Tuesday, August 17, 2010

Video of Pakistan Flood Horror-August 17, 2010 (Millions Without Help)

This video speaks for itself. According to the UN many of the 20 million people affected by floods in Pakistan have yet to receive any aid. The relief operation is underfunded and much of the country's infrastructure has been destroyed.

Yesterday the UN appealed again for money, saying it was desperately short, having raised $160m (£100m) of the $460m required to cover just the first 90 days of the disaster.

"We cannot spend pledges. We cannot buy purification tablets, we cannot support Pakistan with pledges," Daniel Toole, the South Asia regional director for the UN's children fund, Unicef, said on Tuesday.

"I urge the international community to urgently change pledges into cheques."

The UN has warned that up to 3.5 million children could be in danger of contracting deadly diseases carried through contaminated water and insects.

"We have a country which has endemic watery diarrhoea, endemic cholera, endemic upper respiratory infections and we have the conditions for much much expanded problems," Toole said.

The World Bank is to make $900m available. The international community has pledged $353m to the floods cause. Sadly however much of that money has yet to arrive. The US is donating $76m, followed by the UK, which has promised £31.3m. Saudi Arabia has delivered $44m, whilst Turkey is to give $11m. Nick Clegg has called the international response "pitiful". Frequently pledges of international aid fail to materialise.

Irish aid agency Concern issued a worldwide appeal to raise €5 million to help victims of the flooding.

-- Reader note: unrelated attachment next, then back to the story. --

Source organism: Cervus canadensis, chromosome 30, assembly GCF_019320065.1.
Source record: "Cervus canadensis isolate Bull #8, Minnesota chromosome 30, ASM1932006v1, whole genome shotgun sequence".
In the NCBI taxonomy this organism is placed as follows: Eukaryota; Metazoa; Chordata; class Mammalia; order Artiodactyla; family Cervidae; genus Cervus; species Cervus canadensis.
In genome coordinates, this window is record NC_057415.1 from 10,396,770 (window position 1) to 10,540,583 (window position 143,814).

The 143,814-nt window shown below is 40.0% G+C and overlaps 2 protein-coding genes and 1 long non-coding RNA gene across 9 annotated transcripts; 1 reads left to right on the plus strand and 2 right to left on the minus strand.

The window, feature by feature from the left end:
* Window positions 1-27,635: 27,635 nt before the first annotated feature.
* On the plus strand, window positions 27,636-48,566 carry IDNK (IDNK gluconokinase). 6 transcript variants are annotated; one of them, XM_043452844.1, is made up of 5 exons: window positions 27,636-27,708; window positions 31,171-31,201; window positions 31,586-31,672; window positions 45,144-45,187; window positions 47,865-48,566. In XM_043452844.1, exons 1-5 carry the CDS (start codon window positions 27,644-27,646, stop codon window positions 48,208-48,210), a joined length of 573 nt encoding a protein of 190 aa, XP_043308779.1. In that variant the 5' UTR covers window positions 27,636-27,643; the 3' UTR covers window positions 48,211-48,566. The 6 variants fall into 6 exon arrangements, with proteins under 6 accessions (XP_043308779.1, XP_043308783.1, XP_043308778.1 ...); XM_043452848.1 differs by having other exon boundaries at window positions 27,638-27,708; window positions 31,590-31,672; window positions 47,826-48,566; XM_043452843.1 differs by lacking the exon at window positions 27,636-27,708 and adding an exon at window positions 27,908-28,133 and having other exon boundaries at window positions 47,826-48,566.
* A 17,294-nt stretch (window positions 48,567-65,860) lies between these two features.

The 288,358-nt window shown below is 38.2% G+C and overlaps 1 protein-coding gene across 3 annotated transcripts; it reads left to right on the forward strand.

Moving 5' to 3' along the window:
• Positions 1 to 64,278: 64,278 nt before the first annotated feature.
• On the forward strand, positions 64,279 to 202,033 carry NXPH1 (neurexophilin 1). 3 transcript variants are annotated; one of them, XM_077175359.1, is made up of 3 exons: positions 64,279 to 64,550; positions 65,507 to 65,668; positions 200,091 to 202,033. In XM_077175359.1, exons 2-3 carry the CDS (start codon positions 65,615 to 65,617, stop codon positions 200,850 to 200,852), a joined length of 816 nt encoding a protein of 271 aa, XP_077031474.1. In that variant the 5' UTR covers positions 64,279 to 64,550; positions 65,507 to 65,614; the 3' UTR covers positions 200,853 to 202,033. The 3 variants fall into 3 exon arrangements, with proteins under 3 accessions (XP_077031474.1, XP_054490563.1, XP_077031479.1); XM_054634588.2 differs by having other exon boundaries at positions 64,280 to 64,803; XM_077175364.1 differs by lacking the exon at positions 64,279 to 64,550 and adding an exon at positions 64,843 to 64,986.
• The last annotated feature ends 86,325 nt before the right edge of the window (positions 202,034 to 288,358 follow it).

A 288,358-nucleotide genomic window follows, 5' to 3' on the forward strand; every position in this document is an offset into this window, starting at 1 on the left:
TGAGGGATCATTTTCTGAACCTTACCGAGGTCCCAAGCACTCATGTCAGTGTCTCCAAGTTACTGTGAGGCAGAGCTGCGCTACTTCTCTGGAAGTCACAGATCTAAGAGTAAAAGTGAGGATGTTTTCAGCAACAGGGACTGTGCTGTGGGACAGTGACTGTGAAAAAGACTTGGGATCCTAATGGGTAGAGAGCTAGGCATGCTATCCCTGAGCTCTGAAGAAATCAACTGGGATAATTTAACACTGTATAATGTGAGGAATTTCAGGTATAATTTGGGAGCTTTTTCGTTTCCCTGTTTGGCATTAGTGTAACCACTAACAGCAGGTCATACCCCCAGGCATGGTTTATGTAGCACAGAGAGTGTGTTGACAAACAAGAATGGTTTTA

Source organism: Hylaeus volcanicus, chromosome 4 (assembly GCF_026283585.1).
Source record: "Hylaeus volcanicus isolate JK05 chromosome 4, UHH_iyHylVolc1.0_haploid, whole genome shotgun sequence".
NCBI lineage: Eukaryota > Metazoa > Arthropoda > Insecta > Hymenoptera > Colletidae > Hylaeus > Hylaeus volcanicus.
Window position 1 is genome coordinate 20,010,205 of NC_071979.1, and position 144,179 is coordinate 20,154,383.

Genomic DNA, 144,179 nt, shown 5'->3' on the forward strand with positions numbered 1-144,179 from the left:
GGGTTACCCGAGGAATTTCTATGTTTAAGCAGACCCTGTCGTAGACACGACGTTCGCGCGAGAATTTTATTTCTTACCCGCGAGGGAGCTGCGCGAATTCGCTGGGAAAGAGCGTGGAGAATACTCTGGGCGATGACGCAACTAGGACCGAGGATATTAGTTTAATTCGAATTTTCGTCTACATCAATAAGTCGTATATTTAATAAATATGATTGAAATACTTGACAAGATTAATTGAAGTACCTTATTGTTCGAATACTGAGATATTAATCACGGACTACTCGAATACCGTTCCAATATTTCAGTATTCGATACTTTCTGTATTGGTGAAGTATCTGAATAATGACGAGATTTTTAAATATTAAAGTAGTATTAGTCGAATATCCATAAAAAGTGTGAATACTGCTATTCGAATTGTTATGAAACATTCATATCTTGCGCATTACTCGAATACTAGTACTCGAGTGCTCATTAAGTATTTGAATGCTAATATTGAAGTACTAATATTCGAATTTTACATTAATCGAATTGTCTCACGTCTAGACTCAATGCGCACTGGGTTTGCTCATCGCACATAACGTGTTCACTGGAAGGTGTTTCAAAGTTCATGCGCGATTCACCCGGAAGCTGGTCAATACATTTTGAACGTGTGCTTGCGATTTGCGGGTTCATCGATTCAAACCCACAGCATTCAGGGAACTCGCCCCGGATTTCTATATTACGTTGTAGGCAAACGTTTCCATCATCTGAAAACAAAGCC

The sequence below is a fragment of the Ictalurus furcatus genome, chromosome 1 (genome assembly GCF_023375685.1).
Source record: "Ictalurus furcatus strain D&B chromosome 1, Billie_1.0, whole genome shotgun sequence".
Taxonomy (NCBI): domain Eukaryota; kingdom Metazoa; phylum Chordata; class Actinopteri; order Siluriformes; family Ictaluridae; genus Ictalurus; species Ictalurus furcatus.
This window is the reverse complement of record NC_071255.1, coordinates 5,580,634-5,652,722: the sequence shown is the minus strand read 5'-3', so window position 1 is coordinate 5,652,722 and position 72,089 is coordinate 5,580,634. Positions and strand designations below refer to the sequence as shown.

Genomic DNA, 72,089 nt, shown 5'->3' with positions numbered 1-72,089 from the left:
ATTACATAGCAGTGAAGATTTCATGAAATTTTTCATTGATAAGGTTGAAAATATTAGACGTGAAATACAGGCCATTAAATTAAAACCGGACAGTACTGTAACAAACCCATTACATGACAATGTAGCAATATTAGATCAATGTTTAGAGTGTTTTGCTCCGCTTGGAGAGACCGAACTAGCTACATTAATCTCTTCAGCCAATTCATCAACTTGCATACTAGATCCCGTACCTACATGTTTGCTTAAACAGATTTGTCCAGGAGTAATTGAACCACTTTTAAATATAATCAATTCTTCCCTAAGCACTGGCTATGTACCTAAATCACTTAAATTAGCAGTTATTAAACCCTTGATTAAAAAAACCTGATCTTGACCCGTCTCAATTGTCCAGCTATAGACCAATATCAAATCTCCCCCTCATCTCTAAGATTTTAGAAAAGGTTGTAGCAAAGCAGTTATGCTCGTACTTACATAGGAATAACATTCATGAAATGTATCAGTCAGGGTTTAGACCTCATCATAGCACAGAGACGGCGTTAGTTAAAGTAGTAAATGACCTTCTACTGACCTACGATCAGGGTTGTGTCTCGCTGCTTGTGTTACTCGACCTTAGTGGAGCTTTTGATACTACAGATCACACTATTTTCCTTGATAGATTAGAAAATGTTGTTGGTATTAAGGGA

“The Irish public and the Government have always rallied to help victims of natural disasters and we are asking for the public’s urgent help for Pakistan,” said Concern’s regional director Bríd Kennedy. “This is a terrible catastrophe affecting some of the most vulnerable people in the world who are living in dire poverty.”

Trócaire, which has run aid projects in Pakistan for more than 20 years, has also launched an appeal for donations.

Junior Minister for overseas aid, Peter Power, said the €750,000 (£614,209) provided to Pakistan so far was only an “initial amount”. He promised that more aid would be committed.
“It's an unfolding disaster; it's happening in slow motion. It's not like the Haiti earthquake where 250,000 people died in a minute or the tsunami, where people were gone in a few minutes,” he said.

Please donate. Thousands of lives depend on our response. People can donate to Concern or Trocaire or other agencies online. It is also important to lobby Government Ministers worldwide. The International response is just not good enough.

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